HOW DOES ONE SANCTIFY AN UNBELIEVER?
T. PIERCE BROWN
In 1 Corinthians 7:14, we read, “For the unbelieving husband is sanctified in the wife, and the unbelieving wife is sanctified in the brother: else were your children unclean; but now they are holy.” Since the word “sanctify” in its various forms is often used to signify a state of holiness or being in accord with God, it is thought to relate to salvation from sin. That this is not so would be evident if one looked at every context in which the word is used. When we are told to “sanctify the Lord in our hearts” it is evident that we do not save him from sin. The basic meaning is “set apart,” and whatever or whoever is set apart for some purpose is sanctified. A vessel in the Tabernacle was called holy because it was set apart for a specific use.
So, when we read that the unbelieving husband is sanctified in the wife, it is evident to one who knows anything about God’s plan of redemption that an unbelieving husband is not saved just because he is married to a believing wife. Salvation is always an individual matter, depending on an individual’s personal response to the gospel.
Since the context clearly shows that Paul is speaking of the marriage relationship and the propriety of a believing mate dwelling with an unbelieving mate, it seems certain that he means that the relationship is sacred, set apart of God as special, despite the condition of either partner in terms of salvation. Marriage is just as binding on two sinners as it is on two saints, or one saint with one sinner. If that were not so, Paul suggests that the children of such a relationship would be looked upon as “unclean.” That is, they would not be legitimate if the marriage was not legal and binding. The child being “unclean” has nothing to do with it being lost or saved, but it is in the same category as those mentioned in Deuteronomy 23:1-2 who were not allowed to enter the congregation. Anyone who reads in the Old Testament about the lepers and various other kinds of persons who were unclean understands that it had nothing to do with being sinful. Of course, in some contexts “unclean” refers to spiritual defilement, or sinfulness, but, like the word, “adultery,” it is usually not hard to tell whether it is “spiritual adultery” where a person is unfaithful in his relationship with God, or physical adultery, where he is unfaithful to his marriage relationship.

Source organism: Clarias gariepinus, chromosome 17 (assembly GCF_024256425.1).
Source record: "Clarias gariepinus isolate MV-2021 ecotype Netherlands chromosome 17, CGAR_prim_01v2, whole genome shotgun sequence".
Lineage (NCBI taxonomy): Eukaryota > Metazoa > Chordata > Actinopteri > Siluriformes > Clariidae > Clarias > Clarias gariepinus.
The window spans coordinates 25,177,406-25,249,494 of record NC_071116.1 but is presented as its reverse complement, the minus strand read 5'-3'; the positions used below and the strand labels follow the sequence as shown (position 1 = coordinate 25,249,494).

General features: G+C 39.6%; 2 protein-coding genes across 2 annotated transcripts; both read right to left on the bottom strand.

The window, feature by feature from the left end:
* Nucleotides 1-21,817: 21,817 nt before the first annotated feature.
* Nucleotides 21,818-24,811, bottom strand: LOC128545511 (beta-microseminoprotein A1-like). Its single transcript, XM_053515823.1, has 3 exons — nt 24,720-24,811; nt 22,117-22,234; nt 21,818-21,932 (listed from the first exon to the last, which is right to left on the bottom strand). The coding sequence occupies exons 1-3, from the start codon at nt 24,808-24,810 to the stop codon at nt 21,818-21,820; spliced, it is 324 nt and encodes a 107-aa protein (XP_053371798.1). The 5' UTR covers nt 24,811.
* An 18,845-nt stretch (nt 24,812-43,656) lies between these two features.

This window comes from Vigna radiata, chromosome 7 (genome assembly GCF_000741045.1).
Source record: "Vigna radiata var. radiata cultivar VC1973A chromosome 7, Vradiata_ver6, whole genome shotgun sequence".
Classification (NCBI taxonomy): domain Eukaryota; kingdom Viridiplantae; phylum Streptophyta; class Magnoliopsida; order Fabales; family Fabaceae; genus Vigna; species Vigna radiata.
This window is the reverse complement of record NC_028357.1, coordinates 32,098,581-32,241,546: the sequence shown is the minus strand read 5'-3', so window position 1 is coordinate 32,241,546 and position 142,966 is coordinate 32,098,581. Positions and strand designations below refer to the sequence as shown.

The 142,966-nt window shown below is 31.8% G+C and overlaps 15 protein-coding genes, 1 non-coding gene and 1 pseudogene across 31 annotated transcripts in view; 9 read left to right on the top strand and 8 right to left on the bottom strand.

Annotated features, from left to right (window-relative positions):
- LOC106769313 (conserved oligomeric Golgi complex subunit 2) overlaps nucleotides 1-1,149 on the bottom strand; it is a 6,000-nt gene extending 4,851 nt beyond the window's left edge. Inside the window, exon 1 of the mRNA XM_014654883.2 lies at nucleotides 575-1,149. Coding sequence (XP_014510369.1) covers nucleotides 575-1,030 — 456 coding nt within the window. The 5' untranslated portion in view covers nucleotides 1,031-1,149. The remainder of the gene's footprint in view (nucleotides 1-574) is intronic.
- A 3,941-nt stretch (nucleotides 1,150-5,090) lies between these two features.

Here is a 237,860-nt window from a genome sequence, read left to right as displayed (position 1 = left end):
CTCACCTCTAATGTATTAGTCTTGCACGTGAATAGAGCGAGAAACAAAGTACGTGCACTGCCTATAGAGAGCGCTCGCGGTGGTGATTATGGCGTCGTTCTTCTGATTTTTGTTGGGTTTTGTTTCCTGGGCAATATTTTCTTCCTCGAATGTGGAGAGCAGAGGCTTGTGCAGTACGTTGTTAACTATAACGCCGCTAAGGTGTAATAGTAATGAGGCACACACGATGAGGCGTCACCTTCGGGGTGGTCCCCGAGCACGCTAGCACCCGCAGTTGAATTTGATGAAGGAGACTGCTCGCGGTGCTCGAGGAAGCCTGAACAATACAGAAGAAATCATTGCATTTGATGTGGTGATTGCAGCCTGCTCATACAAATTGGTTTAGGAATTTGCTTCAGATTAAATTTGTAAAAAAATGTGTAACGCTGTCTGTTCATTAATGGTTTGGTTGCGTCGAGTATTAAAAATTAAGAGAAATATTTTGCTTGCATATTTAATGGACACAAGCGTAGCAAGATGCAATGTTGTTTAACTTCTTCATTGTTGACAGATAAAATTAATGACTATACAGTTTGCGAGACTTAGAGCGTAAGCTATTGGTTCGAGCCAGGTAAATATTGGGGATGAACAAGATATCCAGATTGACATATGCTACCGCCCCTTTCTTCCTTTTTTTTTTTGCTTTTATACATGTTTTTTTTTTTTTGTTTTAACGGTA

To summarize: the unbeliever is sanctified in the relationship with the mate because God sanctified the marriage relationship without reference to whether either or both were in fellowship with God. For the sake of society, God ordained marriage, and two sinners are married or joined by God the same as two saints, or one saint and one sinner.